As with Northstar Commuter Rail and the Blue Line, officers are patrolling buses on the new METRO Red Line at random periods each day. Proof of Payment will also be integral for Arterial Bus Rapid Transit corridors such as Snelling Avenue, where fares will be prepaid at station areas to help speed service.

> Slate: For Mass Transit, Proof of Payment Is The Way To Go

> Metro Transit: Paying for your ride

Light Rail METRO Blue Line METRO Green Line METRO Red Line On the METRO Transit Improvements

METRO Blue Line marks ninth anniversary 

| Wednesday, June 26, 2013 6:50:00 AM

For the last four years, Lisa Nguyen-Gaulke has relied on the METRO Blue Line to reach her job in downtown Minneapolis, a trip she estimates takes half the time she’d spend commuting by car from her Standish-Ericsson home.

Nguyen-Gaulke also uses the Blue Line to get to Twins games or other weekend events and as an easy connection to the Minneapolis-St. Paul International Airport. Combined with their bikes, Nguyen-Gaulke’s use of the Blue Line allowed she and her husband to downsize to a single vehicle two years ago.

“It makes a big difference, especially with gas as high as it’s been recently,” Nguyen-Gaulke said this week.

Nguyen-Gaulke is among a growing number of residents who – nine years after the Blue Line’s opening and more than 30 years since it was first envisioned – have come to see light rail as an integral part of their daily lives.

As the Blue Line marks another anniversary today, here's a quick snapshot of how the state's first light rail line is performing and a look at what is yet to come.

  • > Ridership is exceeding expectations. Nearly 10.5 million customers boarded Blue Line trains in 2012, a record number of passengers for the 11-mile light rail line. Ridership levels have been trending nearly 30 percent ahead of projections for the year 2020. In Metro Transit's 2012 Customer Survey, 60 percent of respondents said they were on their way to work; 15 percent were running errands and 9 percent were on their way to school. Riders said they chose transit because they had no access to a vehicle, wanted to avoid stress and avoid gas and parking expenses. More than 42 percent of passengers have ridden for more than five years and more than 90 percent rated service as “good” or “excellent.”
  •  
  • > Development is surging. At the north end of the Blue Line, housing and office projects are planned or underway in the North Loop and near Target Field. Directly adjacent to the Nicollet Mall Station, a 26-story apartment building is rising from the ground -- the first high-rise in Minneapolis in 30 years. Plans to add offices, green space and apartments near the site of the new Vikings Stadium are taking shape. East of the 38th Street Station, a 180-unit apartment building, Longfellow Station, is nearing completion. And in Bloomington, plans for a 50-acre transit-oriented development around the Bloomington Central Station are taking shape as the Mall of America continues to expand.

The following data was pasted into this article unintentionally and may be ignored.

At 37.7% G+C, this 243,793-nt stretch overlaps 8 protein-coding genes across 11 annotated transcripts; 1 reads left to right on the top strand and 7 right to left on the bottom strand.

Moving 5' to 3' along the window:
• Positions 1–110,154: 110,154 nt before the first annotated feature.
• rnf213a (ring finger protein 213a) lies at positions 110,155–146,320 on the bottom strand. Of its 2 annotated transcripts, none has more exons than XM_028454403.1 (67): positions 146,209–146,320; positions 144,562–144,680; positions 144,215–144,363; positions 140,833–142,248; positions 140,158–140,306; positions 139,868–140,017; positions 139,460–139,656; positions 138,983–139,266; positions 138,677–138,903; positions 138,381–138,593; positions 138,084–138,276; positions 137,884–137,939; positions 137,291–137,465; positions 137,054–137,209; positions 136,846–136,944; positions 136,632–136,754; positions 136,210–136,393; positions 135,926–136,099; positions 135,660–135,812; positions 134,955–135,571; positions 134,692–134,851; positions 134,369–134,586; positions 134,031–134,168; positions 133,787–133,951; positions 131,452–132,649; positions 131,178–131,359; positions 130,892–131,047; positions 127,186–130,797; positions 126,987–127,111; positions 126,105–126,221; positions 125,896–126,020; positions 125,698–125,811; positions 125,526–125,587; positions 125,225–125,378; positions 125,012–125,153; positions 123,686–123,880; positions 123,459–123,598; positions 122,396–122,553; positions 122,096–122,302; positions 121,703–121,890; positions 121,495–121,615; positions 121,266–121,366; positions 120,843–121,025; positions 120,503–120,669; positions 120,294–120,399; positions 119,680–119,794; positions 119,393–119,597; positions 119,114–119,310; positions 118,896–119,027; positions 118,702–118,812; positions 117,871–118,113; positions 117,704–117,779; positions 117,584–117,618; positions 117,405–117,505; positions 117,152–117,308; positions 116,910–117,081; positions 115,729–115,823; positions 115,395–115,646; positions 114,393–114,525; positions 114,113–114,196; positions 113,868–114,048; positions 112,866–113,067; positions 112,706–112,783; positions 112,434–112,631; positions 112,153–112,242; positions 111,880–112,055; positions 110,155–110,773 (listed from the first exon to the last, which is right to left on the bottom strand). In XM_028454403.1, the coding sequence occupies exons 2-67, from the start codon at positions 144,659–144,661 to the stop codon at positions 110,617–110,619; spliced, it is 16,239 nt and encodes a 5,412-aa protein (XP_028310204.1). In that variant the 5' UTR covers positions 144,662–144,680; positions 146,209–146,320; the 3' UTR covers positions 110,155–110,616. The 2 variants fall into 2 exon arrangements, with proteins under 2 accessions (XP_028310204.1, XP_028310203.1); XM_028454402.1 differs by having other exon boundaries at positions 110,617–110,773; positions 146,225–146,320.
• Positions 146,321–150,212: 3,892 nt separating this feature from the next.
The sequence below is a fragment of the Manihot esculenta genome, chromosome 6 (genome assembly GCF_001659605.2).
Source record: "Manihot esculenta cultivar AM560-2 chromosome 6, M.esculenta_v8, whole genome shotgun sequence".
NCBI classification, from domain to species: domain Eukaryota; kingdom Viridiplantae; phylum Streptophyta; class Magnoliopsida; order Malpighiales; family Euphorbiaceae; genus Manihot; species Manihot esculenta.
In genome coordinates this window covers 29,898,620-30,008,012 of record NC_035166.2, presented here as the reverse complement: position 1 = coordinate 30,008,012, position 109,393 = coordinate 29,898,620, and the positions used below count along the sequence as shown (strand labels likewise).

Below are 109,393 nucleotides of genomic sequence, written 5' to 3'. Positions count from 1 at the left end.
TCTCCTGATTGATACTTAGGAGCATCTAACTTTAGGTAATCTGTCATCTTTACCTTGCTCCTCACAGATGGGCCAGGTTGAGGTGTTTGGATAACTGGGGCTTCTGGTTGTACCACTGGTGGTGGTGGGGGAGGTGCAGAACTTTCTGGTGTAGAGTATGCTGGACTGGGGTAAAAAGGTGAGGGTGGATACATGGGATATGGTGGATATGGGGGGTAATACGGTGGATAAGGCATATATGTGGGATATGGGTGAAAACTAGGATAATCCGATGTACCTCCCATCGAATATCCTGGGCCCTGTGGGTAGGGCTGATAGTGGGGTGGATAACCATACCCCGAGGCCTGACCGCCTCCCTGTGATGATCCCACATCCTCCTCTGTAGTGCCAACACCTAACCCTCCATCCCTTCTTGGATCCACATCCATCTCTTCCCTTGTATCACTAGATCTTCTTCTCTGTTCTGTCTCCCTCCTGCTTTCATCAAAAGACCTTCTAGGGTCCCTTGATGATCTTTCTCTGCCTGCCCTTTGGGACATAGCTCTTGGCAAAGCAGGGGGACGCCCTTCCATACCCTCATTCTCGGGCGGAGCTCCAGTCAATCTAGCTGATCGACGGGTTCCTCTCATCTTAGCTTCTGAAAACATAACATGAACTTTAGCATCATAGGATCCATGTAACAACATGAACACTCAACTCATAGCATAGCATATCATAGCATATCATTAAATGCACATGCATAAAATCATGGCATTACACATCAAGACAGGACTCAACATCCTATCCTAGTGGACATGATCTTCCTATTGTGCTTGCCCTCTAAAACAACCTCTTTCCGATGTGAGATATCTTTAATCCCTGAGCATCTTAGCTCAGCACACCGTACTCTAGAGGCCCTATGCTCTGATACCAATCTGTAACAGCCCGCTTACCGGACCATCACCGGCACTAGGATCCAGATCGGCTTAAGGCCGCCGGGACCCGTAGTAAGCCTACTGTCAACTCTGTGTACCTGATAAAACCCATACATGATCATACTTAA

•  
  • > Property values along the corridor have been strengthened. Single-family homes within a quarter-mile of the Blue Line have sold for 4.2 percent more than homes in a comparison area, with values increasing an average of $5,000 per home. A 2013 study found home values within a half-mile of hi-frequency transit like the Blue Line performed 48 percent better during the recession compared to those farther away.
  •  
  • > Connectivity is growing. With the opening of the METRO Red Line last weekend, customers in the south metro have access to a frequent, all-day service connecting to the Blue Line at the Mall of America Transit Station. In 2014, the METRO Green Line will provide light rail passengers with a convenient connection to St. Paul and the University of Minnesota. When the Interchange transit hub adjacent Target Field opens next spring, connections between transit services, including the Northstar Commuter Rail line and bus service, will further improve. Future connections include the Snelling Bus Rapid Transit Line, which would run from the 46th Street Station and along Snelling Avenue to Rosedale Center, and the Green Line Extension, which would run light rail between Minneapolis and Eden Prairie.
  •  
  • > Service will continue to improve. A dozen new light rail vehicles have been added to the Blue Line fleet in the past few months, providing service with all three-car trains during peak periods and special events. The vehicles are designed to be more energy-efficient and comfortable for passengers. Planned streetscape improvements on Hiawatha Avenue will make the corridor more inviting to pedestrians and bikers. And reconfigured traffic signal technology will help move traffic more quickly along Hiawatha Avenue. A growing police force will provide additional law enforcement presence throughout the entire Metro Transit system.